Even in a best case scenario, it'll take about 8 years earth time to go to the nearest star systems(although quite a bit less time would have elapsed on board the ship) which are around 4 or 5 light years distant.

The solar system itself is still not entirely known. There may still be earth sized worlds out beyond Pluto. For all we know there could easily be another half dozen or so good sized planets or dwarf planets in our solar system that we haven't located yet.

In fact even when we have good interplanetary space travel, it'll be centuries before all of the moons and other planets are really explored or colonized. In an interesting sense we've got so much in our own star system, that it'll be quite a while before we wander out in anything other than unmanned probes. There are over 160 known moons in the solar system, many very large asteroids, a good number of these moons are quite large. Some of the biggest being almost the size of mars.

I personally think there is enough interesting stuff locally that interstellar exploration can wait for a bit. What's the point in exploring a distant star when we don't even know what's in our own backyard.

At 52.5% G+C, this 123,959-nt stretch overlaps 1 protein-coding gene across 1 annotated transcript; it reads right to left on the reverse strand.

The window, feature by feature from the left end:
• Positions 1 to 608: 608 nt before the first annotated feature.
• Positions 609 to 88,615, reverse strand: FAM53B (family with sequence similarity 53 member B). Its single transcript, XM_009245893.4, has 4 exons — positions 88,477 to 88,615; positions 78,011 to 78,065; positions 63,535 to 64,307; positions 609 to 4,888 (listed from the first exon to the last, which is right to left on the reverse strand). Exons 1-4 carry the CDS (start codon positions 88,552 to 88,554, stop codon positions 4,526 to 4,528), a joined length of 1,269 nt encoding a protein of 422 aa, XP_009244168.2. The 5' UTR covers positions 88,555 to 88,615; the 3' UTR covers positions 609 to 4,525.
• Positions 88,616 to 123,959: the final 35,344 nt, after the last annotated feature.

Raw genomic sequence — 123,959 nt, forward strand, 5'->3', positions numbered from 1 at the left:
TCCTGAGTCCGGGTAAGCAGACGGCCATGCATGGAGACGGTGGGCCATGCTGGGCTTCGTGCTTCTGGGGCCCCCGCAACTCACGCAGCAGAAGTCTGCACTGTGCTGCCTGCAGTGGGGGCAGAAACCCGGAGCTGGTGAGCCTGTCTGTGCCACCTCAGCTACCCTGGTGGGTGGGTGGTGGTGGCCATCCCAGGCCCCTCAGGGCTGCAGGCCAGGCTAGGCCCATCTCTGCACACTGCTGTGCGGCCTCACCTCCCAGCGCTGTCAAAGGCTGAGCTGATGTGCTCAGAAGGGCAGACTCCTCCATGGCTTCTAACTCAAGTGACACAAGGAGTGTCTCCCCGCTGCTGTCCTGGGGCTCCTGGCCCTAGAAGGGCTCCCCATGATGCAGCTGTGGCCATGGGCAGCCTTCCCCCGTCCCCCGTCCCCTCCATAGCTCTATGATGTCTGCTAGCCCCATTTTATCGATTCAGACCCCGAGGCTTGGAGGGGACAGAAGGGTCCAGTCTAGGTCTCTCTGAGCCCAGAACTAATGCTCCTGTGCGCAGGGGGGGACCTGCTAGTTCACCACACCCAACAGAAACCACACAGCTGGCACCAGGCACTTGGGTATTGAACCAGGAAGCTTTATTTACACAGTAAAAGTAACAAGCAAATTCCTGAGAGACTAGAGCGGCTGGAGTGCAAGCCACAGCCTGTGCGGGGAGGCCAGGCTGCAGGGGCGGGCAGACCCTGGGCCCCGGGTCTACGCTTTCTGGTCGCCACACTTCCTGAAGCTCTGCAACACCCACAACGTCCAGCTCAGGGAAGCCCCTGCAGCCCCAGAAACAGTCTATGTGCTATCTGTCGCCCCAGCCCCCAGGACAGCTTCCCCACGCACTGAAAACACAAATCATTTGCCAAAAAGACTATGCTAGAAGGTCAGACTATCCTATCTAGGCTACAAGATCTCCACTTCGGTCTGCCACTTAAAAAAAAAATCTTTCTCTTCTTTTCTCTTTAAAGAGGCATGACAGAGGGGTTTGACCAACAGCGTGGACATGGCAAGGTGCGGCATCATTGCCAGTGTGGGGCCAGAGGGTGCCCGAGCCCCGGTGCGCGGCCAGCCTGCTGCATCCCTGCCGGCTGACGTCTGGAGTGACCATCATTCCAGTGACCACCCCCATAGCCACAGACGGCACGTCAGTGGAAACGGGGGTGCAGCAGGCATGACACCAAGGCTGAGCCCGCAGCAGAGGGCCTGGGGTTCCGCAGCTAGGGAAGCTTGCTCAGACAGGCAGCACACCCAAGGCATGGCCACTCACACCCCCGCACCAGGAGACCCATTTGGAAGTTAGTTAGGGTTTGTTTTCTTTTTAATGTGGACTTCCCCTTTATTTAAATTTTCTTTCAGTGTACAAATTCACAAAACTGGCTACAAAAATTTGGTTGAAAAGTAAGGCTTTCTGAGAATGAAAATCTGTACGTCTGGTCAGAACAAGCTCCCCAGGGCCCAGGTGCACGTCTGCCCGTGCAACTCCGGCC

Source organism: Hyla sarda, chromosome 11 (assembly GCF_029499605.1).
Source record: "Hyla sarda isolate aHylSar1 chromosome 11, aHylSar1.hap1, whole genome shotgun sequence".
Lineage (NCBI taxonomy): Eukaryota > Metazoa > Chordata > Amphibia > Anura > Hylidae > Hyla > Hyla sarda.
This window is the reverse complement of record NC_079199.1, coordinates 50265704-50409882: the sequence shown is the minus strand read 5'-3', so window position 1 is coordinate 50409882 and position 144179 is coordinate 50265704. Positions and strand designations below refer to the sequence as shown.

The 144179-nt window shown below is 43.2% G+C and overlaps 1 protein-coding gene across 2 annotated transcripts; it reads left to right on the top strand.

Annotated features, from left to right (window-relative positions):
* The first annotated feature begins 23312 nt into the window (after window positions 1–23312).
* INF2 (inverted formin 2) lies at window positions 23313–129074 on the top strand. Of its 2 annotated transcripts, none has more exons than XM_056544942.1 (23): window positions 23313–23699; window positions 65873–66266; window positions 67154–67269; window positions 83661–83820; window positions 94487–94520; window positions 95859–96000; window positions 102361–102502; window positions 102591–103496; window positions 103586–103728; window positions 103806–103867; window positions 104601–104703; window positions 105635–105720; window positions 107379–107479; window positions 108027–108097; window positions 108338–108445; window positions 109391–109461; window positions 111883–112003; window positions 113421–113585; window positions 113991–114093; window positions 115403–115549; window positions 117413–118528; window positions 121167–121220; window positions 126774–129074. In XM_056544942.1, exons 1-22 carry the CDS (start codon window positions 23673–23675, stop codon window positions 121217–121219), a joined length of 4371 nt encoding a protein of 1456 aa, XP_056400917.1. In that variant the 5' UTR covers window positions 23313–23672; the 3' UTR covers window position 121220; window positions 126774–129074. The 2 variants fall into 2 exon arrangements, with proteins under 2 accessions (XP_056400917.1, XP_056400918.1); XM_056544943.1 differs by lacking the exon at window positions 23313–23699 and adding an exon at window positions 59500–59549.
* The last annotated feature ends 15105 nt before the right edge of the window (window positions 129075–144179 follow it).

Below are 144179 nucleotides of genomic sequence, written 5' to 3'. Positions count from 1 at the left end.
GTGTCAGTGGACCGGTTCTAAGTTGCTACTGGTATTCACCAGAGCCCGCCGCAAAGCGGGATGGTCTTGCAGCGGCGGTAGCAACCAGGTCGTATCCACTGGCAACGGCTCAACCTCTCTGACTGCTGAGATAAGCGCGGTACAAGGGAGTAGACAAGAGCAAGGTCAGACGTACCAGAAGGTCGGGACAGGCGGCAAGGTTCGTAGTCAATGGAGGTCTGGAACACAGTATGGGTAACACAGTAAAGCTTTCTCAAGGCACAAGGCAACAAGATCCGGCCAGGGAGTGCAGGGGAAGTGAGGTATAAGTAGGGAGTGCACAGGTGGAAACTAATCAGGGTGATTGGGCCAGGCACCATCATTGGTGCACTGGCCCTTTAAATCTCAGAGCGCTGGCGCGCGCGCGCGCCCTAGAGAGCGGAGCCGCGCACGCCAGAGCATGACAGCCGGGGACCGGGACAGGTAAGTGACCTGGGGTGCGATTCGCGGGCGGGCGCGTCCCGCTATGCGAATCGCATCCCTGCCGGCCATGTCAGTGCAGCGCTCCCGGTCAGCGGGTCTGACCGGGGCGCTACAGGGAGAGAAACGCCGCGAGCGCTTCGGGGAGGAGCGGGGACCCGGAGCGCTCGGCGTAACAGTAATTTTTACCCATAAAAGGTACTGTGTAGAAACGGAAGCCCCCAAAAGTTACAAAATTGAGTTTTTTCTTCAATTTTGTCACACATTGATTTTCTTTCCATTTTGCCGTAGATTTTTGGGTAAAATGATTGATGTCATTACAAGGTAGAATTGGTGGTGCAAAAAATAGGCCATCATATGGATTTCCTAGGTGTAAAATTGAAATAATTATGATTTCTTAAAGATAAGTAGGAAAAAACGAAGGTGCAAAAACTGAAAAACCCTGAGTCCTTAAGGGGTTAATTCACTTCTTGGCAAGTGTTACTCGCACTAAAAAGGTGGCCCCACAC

small axe
06-10-2008, 03:39 AM
Originally Posted by small axe http://www.absolutewrite.com/forums/images/buttons/viewpost.gif (http://www.absolutewrite.com/forums/showthread.php?p=2395762#post2395762)
Given infinite energy to pour into a system, you can simply remove your starship from one point in space/time and re-insert it into any other point in space/time.



I'm confused with what you mean by this.

That's okay, I'm confused by what I mean by this! :)

It was a general comment: given energy you can do work, and extrapolating, given infinite energy (which, again, some outre SF interpretations of zero-point suggest) you could manipulate spacetime in extreme ways?